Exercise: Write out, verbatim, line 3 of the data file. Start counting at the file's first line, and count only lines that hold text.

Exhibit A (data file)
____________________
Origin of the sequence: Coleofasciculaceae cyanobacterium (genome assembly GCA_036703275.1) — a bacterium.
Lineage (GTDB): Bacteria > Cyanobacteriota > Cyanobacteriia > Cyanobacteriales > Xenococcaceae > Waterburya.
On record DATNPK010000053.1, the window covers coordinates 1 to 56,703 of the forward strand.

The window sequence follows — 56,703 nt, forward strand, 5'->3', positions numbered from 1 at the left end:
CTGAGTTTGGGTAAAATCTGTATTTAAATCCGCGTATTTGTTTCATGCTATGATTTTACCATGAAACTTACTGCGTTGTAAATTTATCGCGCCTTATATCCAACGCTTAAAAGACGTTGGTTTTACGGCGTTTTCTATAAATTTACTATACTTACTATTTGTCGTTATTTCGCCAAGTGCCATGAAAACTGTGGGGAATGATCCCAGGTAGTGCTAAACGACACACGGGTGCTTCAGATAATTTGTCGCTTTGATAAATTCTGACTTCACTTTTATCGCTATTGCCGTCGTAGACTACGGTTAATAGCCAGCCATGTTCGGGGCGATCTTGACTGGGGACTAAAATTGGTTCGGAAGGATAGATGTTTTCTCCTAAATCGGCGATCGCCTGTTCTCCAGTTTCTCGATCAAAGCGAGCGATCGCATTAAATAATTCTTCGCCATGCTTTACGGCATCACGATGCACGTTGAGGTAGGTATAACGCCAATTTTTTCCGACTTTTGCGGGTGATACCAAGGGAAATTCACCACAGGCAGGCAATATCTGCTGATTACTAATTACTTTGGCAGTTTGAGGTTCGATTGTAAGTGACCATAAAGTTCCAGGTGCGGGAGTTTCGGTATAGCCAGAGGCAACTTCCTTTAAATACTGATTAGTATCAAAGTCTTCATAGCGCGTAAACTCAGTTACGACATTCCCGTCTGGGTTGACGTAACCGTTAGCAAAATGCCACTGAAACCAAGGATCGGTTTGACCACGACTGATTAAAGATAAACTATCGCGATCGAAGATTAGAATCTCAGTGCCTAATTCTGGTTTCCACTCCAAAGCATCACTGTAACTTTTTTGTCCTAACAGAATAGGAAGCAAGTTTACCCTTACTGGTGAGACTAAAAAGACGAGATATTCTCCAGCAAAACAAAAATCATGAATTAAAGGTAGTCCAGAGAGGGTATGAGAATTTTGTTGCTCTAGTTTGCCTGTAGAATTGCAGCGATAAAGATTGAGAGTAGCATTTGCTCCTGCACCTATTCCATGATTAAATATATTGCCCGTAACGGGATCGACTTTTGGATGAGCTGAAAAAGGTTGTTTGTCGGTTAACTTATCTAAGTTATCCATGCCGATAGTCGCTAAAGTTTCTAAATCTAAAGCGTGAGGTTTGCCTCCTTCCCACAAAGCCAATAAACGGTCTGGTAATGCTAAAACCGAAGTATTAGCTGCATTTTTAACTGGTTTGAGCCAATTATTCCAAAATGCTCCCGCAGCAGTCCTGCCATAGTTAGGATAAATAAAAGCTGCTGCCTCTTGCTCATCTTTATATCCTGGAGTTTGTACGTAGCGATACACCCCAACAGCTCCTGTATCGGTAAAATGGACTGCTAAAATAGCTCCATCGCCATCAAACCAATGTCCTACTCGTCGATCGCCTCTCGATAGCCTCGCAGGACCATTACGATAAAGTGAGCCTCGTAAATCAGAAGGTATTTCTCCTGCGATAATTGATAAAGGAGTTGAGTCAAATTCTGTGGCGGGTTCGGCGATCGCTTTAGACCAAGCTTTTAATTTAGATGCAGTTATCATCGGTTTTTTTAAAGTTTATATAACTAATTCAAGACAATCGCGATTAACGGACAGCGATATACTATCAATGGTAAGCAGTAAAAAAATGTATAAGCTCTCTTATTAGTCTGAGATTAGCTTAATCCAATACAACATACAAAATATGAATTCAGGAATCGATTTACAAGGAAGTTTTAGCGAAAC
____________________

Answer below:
On record DATNPK010000053.1, the window covers coordinates 1 to 56,703 of the forward strand.